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Real Estate Lawyers in Charlotte: Frequently Asked Questions

What will my closing costs be?

There is no clear-cut answer to this question. First off, every law firm categorizes closing costs differently, so it’s hard to compare estimates from one lawyer to the next. For instance, some firms lump excise taxes and past-due property taxes into the closing costs, while others list them in a different category.

Also, be aware that there’s a difference between buyer closing costs and seller closing costs. For instance, buyers pay for attorney’s fees, title searches, title insurance, recording fees, and more. Seller closing costs include document preparation, mortgage cancellation fees, county taxes, unpaid property taxes, and more.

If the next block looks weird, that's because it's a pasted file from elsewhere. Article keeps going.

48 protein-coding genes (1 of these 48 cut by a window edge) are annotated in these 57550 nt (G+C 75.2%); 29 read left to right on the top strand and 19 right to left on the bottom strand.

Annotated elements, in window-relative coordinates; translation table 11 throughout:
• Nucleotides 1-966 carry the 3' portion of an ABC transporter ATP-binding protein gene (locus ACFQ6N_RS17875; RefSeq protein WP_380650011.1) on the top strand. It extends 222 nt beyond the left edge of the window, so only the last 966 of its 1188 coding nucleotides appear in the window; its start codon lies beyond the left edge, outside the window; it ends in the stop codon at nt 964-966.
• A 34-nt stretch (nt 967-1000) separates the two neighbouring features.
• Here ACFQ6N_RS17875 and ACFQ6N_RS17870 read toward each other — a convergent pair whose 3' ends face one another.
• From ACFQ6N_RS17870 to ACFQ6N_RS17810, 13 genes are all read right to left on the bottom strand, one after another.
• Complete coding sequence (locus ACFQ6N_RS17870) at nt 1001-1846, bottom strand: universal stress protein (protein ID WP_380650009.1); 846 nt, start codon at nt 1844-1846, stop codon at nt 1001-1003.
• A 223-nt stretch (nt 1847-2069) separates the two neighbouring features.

The best way to tell how much you will owe at closing is to review the fee schedule your attorney sends over. Be wary of hidden fees, such as extra charges for wire transfers, title searches, or hourly work that goes above and beyond the scope of a basic closing. Ask about these fees upfront to make sure you don’t end up with any surprises on closing day.

Do I need title insurance?

Both buyers and sellers are responsible for purchasing title insurance. Sometimes, buyers can negotiate with sellers so they pay for all or part of both policies.

However, after a title search comes back clean, you may wonder why you would still need title insurance. The fact is, even a thorough search may not catch a mistake in ownership history, previously unknown heir, or oversight by the title researcher that comes to light later on. If any of these things happen, you could face a barrage of legal issues and extra expenses. You might even lose your property and the equity you’ve put into it.

Many lenders insist on title insurance because they are responsible for the bulk of your home’s value for the first several years of ownership. For your peace of mind, you should insist on it, too.

Are real estate transactions public record?